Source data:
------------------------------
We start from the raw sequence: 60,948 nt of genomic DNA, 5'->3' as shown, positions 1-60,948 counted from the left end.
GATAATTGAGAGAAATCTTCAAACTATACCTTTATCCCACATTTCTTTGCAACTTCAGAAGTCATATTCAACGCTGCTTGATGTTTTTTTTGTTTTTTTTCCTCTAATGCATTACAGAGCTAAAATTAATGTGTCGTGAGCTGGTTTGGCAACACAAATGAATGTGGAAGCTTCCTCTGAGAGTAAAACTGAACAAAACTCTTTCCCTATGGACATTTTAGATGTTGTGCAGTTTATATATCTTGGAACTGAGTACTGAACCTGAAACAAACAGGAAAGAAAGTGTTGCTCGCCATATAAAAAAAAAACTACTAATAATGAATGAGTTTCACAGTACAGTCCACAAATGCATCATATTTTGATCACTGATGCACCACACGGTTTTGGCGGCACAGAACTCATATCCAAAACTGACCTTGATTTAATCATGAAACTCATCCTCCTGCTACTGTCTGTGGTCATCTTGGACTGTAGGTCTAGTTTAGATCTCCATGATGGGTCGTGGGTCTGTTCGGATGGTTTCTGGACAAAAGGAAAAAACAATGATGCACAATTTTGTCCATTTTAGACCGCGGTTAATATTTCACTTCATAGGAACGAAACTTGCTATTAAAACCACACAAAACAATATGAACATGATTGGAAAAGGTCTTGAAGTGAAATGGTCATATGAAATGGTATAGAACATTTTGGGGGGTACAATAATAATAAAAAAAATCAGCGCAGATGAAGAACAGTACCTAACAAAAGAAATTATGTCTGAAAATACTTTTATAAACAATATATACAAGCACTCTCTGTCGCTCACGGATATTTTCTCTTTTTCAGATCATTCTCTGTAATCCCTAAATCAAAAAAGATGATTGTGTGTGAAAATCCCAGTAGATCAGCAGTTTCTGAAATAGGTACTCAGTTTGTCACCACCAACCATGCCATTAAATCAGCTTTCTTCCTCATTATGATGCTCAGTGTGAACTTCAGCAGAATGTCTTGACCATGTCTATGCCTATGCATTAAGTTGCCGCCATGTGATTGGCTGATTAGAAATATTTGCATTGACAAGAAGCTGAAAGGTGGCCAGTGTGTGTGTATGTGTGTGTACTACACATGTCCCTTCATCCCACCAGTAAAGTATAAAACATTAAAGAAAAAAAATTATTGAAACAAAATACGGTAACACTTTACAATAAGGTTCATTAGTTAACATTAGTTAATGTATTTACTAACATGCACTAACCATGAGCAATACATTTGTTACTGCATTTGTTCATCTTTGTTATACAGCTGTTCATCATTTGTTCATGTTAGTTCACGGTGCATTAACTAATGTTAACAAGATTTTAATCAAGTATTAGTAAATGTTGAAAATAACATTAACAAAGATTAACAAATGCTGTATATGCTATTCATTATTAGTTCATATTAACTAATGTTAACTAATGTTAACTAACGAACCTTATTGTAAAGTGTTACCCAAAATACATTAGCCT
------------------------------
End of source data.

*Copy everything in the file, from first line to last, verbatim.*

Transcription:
We start from the raw sequence: 60,948 nt of genomic DNA, 5'->3' as shown, positions 1-60,948 counted from the left end.
GATAATTGAGAGAAATCTTCAAACTATACCTTTATCCCACATTTCTTTGCAACTTCAGAAGTCATATTCAACGCTGCTTGATGTTTTTTTTGTTTTTTTTCCTCTAATGCATTACAGAGCTAAAATTAATGTGTCGTGAGCTGGTTTGGCAACACAAATGAATGTGGAAGCTTCCTCTGAGAGTAAAACTGAACAAAACTCTTTCCCTATGGACATTTTAGATGTTGTGCAGTTTATATATCTTGGAACTGAGTACTGAACCTGAAACAAACAGGAAAGAAAGTGTTGCTCGCCATATAAAAAAAAAACTACTAATAATGAATGAGTTTCACAGTACAGTCCACAAATGCATCATATTTTGATCACTGATGCACCACACGGTTTTGGCGGCACAGAACTCATATCCAAAACTGACCTTGATTTAATCATGAAACTCATCCTCCTGCTACTGTCTGTGGTCATCTTGGACTGTAGGTCTAGTTTAGATCTCCATGATGGGTCGTGGGTCTGTTCGGATGGTTTCTGGACAAAAGGAAAAAACAATGATGCACAATTTTGTCCATTTTAGACCGCGGTTAATATTTCACTTCATAGGAACGAAACTTGCTATTAAAACCACACAAAACAATATGAACATGATTGGAAAAGGTCTTGAAGTGAAATGGTCATATGAAATGGTATAGAACATTTTGGGGGGTACAATAATAATAAAAAAAATCAGCGCAGATGAAGAACAGTACCTAACAAAAGAAATTATGTCTGAAAATACTTTTATAAACAATATATACAAGCACTCTCTGTCGCTCACGGATATTTTCTCTTTTTCAGATCATTCTCTGTAATCCCTAAATCAAAAAAGATGATTGTGTGTGAAAATCCCAGTAGATCAGCAGTTTCTGAAATAGGTACTCAGTTTGTCACCACCAACCATGCCATTAAATCAGCTTTCTTCCTCATTATGATGCTCAGTGTGAACTTCAGCAGAATGTCTTGACCATGTCTATGCCTATGCATTAAGTTGCCGCCATGTGATTGGCTGATTAGAAATATTTGCATTGACAAGAAGCTGAAAGGTGGCCAGTGTGTGTGTATGTGTGTGTACTACACATGTCCCTTCATCCCACCAGTAAAGTATAAAACATTAAAGAAAAAAAATTATTGAAACAAAATACGGTAACACTTTACAATAAGGTTCATTAGTTAACATTAGTTAATGTATTTACTAACATGCACTAACCATGAGCAATACATTTGTTACTGCATTTGTTCATCTTTGTTATACAGCTGTTCATCATTTGTTCATGTTAGTTCACGGTGCATTAACTAATGTTAACAAGATTTTAATCAAGTATTAGTAAATGTTGAAAATAACATTAACAAAGATTAACAAATGCTGTATATGCTATTCATTATTAGTTCATATTAACTAATGTTAACTAATGTTAACTAACGAACCTTATTGTAAAGTGTTACCCAAAATACATTAGCCT